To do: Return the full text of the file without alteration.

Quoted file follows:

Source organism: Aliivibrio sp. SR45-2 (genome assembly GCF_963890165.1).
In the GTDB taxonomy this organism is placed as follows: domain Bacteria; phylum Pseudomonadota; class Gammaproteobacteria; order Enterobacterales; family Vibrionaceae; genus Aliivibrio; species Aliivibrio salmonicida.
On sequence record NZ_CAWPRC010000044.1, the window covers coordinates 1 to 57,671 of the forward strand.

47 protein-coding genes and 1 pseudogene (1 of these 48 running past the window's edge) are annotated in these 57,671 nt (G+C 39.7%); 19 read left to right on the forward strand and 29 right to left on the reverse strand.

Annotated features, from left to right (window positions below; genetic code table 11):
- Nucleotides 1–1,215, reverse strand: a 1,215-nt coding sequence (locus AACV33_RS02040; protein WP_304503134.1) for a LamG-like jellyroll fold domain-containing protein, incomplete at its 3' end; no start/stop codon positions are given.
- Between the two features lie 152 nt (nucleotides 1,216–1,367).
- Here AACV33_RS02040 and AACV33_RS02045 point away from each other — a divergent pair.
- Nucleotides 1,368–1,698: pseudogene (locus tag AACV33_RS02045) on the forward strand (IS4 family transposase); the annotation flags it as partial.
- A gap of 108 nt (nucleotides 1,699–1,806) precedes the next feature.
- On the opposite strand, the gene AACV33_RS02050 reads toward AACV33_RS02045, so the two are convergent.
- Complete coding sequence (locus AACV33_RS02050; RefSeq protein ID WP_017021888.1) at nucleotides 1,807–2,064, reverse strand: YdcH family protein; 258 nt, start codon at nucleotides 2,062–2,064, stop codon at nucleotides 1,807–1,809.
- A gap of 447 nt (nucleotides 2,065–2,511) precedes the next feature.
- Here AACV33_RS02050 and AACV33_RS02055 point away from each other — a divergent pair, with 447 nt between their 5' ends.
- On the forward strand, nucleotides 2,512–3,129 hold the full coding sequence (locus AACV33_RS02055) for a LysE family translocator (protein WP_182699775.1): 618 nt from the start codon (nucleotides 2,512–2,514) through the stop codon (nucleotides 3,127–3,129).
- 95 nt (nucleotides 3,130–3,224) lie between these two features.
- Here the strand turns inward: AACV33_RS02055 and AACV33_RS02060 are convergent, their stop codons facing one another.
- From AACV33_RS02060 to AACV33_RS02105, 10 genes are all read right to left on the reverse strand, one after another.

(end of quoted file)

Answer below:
Source organism: Aliivibrio sp. SR45-2 (genome assembly GCF_963890165.1).
In the GTDB taxonomy this organism is placed as follows: domain Bacteria; phylum Pseudomonadota; class Gammaproteobacteria; order Enterobacterales; family Vibrionaceae; genus Aliivibrio; species Aliivibrio salmonicida.
On sequence record NZ_CAWPRC010000044.1, the window covers coordinates 1 to 57,671 of the forward strand.

47 protein-coding genes and 1 pseudogene (1 of these 48 running past the window's edge) are annotated in these 57,671 nt (G+C 39.7%); 19 read left to right on the forward strand and 29 right to left on the reverse strand.

Annotated features, from left to right (window positions below; genetic code table 11):
- Nucleotides 1–1,215, reverse strand: a 1,215-nt coding sequence (locus AACV33_RS02040; protein WP_304503134.1) for a LamG-like jellyroll fold domain-containing protein, incomplete at its 3' end; no start/stop codon positions are given.
- Between the two features lie 152 nt (nucleotides 1,216–1,367).
- Here AACV33_RS02040 and AACV33_RS02045 point away from each other — a divergent pair.
- Nucleotides 1,368–1,698: pseudogene (locus tag AACV33_RS02045) on the forward strand (IS4 family transposase); the annotation flags it as partial.
- A gap of 108 nt (nucleotides 1,699–1,806) precedes the next feature.
- On the opposite strand, the gene AACV33_RS02050 reads toward AACV33_RS02045, so the two are convergent.
- Complete coding sequence (locus AACV33_RS02050; RefSeq protein ID WP_017021888.1) at nucleotides 1,807–2,064, reverse strand: YdcH family protein; 258 nt, start codon at nucleotides 2,062–2,064, stop codon at nucleotides 1,807–1,809.
- A gap of 447 nt (nucleotides 2,065–2,511) precedes the next feature.
- Here AACV33_RS02050 and AACV33_RS02055 point away from each other — a divergent pair, with 447 nt between their 5' ends.
- On the forward strand, nucleotides 2,512–3,129 hold the full coding sequence (locus AACV33_RS02055) for a LysE family translocator (protein WP_182699775.1): 618 nt from the start codon (nucleotides 2,512–2,514) through the stop codon (nucleotides 3,127–3,129).
- 95 nt (nucleotides 3,130–3,224) lie between these two features.
- Here the strand turns inward: AACV33_RS02055 and AACV33_RS02060 are convergent, their stop codons facing one another.
- From AACV33_RS02060 to AACV33_RS02105, 10 genes are all read right to left on the reverse strand, one after another.